In other words, it is not surprising that Hanou Energy or anyone else can identify a stabilization point for coal prices and coal production. Furthermore, it is not surprising if, at that point, we witness a small rebound in production: one reason why stabilization happens is that production costs, prices and productivity have reached a point, well below the original activity level, where the economy is ready to absorb the product at prevailing market prices. Once that point is reached there is a period of "bouncing" - like the springs and shocks of a car going over a bump - before the industry settles at its new, lower level of activity.
Evidently, the Wyoming coal industry is somewhere near that point of stabilization.
This, however, does not mean that prices will start rising again. There can be a short-term price rally, as the report from Hanou Energy suggests, but here is the important part of that price-rally story that their report omits: with coal at this new, lower long-term level of activity, a price rally will be short-term - and followed by a decline in prices again once the rally is over.
The key points here, which are absent in both the Casper Star Tribune article and in the Hanou Energy report, are that:
a) coal production appears to be done declining and has reached a new, lower and long-term stable level of activity; and
b) its price will behave like oil did when it was done declining from $90 to $45 per barrel, namely bounce up and down in the vicinity of its new, long-term equilibrium price.
Let me put this in different words, to drive home the same point from another angle: both the Casper Star Tribune and Hanou Energy appear to assume - at least implicitly - that coal prices and production volumes of recent memory are some sort of natural, long-term equilibrium levels that we obviously, naturally will drift back to. Whatever is keeping us from doing so will be removed, sooner or later.
This is a false premise. There are no long-term natural equilibria in our economy. There are conditions of economic stability, which can last for several years and, over time, form patterns of long-term growth. However, those patterns are broken more easily than they are established, and "new normals" emerge. The experience with a decline in coal production in Wyoming is a good example of a shift from one "normal" to another. It is therefore a bad idea to pin legislative activity before and during the 2017 legislative session on the idea that we are in some kind of abnormality now.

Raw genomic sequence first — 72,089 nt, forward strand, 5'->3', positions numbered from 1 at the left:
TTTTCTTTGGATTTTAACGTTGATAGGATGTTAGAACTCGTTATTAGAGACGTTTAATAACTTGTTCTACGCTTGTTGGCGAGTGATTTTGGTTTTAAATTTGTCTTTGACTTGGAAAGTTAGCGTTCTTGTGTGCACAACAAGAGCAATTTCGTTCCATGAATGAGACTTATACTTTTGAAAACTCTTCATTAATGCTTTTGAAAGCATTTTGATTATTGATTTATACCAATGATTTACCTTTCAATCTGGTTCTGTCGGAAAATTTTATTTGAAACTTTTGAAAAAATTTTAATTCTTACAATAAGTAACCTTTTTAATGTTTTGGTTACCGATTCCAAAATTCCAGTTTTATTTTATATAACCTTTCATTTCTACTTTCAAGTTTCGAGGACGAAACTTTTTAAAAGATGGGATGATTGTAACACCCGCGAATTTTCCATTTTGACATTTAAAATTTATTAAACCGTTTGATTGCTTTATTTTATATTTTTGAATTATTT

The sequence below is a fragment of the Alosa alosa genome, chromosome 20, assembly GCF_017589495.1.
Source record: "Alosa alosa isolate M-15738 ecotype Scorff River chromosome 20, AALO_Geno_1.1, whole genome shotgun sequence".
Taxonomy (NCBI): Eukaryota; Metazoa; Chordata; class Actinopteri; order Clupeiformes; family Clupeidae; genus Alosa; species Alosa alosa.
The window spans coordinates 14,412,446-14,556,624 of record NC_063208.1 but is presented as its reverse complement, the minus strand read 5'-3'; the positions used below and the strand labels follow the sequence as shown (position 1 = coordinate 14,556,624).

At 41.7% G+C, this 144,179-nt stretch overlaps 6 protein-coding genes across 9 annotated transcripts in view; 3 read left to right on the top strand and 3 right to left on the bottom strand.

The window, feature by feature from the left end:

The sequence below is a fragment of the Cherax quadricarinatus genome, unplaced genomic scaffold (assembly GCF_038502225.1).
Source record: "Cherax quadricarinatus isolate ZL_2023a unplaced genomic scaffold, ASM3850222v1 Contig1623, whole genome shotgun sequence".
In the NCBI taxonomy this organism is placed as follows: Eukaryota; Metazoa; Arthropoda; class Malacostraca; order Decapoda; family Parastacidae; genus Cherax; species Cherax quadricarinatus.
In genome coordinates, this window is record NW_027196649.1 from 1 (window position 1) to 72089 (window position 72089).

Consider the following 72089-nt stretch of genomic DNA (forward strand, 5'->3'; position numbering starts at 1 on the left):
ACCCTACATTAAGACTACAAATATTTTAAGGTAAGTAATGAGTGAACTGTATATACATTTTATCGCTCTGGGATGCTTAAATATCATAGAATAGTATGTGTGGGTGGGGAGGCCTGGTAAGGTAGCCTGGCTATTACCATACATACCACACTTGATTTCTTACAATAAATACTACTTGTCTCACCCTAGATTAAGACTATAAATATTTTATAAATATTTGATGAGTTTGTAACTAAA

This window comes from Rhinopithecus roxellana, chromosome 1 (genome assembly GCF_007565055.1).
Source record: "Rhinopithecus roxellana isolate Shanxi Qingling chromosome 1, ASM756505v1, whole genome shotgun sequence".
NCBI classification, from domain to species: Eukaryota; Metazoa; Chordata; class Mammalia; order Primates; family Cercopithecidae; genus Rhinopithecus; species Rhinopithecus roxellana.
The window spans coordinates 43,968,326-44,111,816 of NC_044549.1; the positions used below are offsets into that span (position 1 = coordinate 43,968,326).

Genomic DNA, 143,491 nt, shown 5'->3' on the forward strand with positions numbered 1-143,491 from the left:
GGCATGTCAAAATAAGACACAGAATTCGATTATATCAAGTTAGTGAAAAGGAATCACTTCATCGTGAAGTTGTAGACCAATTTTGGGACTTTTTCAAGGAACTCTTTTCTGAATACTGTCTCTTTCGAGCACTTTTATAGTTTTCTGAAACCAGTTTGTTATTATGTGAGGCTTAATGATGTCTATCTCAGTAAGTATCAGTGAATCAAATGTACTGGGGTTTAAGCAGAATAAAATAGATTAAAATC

The following two figures reinforce this point. The first reports the total U.S. electricity production in millions of kilowatt hours and compares it to the share of that production that consists of coal:
Source: U.S. Energy Information Agency.
As the blue function explains, electricity production kept rising steadily, measured as millions of kilowatt hours, up until the beginning of the Great Recession. Since then, electricity production has been stagnant.
This is in itself an important shift, but more on that in just a moment. The grey function shows the share of total electricity production that coal has been responsible for. As is evident from the right axis, its share exceeded 50 percent up until the very early 1970s when it experienced what seems to have been the beginning of a long-term decline. However, after the two oil crises in the 1970s, coal made a comeback and remained responsible for more than half our nation's electricity production through the 1990s.